History

The Montana Conservation Corps grew out of great ideas, great people, and a great legacy. Stories of men joining and serving in the Civilian Conservation Corps can be heard at coffee counters across Montana in places like the Western Café. Tales of their accomplishments to improve the landscape and the spirits of the young people who joined are numerous and verging on mythical, in the best tradition of Montana.

In fact, many people had a hand in the creation and birth of the Montana Conservation Corps as a thriving nonprofit organization. State legislators in the 1980’s created legislation to authorize a state agency, but no funding resulted. Then, in 1990, Human Resource Development Council agencies from Billings, Bozeman and Kalispell registered the name Montana Conservation Corps and established a nonprofit organization. Our first Executive Director, Steve Nelsen, tells of starting MCC then with nothing but a desk, a phone, and a box of Kleenex.

The first MCC crews were fielded in the summer of 1991 through the cooperation of the HRDC and sponsoring agencies such as the City of Billings, Montana Fish, Wildlife and Parks, and the U.S. Forest Service. Governor Marc Racicot tagged MCC as the cornerstone of Montana's National Service effort and helped MCC obtain AmeriCorps funding in 1993, which doubled the budget and established regional staff.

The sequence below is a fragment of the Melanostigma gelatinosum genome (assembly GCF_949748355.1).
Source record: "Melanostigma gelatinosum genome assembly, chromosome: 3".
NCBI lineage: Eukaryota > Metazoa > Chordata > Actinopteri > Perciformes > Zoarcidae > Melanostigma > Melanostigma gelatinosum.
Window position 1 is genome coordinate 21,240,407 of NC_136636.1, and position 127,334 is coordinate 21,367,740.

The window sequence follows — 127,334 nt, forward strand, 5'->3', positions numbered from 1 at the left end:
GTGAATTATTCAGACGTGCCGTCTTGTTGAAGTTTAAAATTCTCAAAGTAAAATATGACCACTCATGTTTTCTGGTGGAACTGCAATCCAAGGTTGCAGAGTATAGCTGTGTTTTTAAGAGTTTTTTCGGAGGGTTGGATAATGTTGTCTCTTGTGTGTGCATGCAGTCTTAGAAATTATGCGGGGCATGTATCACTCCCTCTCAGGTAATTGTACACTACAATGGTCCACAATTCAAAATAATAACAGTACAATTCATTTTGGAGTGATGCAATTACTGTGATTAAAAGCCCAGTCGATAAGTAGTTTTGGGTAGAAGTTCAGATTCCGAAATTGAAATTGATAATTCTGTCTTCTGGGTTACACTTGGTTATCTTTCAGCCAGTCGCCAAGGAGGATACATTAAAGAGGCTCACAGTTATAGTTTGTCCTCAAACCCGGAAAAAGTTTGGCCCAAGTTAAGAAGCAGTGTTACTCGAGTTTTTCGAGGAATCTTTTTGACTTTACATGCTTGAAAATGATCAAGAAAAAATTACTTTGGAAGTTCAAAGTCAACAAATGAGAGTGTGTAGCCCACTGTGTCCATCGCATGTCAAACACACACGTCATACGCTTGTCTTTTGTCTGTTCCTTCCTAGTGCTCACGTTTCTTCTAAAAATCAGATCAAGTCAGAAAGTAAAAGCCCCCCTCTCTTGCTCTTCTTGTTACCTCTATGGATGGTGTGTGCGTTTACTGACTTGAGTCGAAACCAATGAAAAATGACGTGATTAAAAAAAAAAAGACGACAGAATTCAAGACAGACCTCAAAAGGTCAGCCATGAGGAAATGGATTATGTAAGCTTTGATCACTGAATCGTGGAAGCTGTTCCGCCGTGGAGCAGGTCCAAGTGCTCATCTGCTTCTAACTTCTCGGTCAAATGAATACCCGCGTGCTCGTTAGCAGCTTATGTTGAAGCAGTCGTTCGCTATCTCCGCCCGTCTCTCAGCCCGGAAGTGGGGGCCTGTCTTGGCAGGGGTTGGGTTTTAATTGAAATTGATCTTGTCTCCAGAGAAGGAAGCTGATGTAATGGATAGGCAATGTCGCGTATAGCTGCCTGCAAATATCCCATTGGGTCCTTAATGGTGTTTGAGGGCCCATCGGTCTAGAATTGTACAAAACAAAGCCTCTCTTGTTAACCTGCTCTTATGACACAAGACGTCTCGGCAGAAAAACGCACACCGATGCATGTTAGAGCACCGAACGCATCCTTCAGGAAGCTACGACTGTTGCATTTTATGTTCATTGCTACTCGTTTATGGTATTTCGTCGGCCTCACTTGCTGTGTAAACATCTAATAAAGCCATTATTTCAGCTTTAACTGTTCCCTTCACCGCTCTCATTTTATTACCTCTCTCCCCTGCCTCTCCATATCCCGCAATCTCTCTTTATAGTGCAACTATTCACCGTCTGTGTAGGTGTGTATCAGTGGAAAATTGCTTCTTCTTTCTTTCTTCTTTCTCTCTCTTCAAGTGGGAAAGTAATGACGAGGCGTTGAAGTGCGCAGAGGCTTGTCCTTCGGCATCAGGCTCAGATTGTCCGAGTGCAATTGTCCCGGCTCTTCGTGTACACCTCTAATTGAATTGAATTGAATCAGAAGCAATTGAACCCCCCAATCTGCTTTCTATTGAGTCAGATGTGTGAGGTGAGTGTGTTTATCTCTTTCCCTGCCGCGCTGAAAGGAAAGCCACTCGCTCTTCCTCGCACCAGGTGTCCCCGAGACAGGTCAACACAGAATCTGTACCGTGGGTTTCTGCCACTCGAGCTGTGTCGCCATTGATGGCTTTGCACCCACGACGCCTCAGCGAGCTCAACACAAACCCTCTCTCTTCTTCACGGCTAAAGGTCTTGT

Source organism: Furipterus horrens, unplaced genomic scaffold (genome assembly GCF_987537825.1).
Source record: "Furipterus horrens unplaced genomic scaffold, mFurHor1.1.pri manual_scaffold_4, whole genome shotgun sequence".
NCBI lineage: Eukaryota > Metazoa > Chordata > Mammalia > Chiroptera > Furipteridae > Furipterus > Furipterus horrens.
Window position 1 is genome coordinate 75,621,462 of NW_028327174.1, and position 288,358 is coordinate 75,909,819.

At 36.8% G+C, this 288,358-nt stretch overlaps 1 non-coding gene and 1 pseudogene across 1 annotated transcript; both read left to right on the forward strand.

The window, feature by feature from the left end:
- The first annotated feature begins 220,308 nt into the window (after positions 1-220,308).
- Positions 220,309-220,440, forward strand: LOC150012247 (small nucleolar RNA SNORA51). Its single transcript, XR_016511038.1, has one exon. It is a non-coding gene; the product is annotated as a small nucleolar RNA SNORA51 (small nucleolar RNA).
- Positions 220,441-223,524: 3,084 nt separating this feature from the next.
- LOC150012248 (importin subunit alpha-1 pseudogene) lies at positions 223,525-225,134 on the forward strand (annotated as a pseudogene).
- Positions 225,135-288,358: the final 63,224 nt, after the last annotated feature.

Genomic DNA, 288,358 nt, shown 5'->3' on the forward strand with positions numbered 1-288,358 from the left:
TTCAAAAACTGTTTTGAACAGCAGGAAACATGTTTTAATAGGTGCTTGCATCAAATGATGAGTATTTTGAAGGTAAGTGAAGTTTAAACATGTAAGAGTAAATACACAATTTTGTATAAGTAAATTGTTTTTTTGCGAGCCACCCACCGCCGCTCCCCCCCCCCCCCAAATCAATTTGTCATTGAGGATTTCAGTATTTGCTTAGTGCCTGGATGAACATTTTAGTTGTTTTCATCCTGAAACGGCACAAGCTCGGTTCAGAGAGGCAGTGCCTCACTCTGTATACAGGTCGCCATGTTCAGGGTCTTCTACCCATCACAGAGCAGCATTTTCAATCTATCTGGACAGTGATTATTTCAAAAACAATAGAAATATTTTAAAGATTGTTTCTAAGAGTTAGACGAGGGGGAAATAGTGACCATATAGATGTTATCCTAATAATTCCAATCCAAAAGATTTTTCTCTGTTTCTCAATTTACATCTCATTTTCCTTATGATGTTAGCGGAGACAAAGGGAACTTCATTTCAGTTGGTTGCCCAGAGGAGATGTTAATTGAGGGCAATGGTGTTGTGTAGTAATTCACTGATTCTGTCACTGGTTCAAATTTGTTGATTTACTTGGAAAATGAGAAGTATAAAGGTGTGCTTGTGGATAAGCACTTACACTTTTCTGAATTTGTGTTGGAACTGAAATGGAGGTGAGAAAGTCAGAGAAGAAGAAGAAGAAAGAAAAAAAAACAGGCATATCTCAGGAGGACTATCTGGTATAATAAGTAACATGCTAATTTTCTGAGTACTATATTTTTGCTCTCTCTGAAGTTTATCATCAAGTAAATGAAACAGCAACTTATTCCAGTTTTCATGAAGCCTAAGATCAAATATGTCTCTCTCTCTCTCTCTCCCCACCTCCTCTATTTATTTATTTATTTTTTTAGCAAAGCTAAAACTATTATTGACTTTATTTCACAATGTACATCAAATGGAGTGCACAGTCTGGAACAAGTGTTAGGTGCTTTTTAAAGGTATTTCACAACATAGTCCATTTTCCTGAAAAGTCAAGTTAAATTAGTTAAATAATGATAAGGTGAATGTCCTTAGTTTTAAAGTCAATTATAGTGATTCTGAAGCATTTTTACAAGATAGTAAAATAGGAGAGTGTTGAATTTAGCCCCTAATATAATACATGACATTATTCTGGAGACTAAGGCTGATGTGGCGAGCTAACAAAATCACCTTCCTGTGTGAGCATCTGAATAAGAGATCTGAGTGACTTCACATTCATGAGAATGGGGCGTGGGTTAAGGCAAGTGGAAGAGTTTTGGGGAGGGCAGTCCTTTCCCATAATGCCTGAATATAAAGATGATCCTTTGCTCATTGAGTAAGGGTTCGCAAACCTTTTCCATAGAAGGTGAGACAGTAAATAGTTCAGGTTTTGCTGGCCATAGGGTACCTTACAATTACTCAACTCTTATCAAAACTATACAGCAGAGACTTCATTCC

Now MCC has a multimillion-dollar budget and has matured into a leader in the national corps movement. We are proud of our humble roots and thankful for all those that have contributed to the development of MCC over the years. To all of our alumni, staff, board volunteers, and community champions—Thank you for being a part of the Montana Conservation Corps.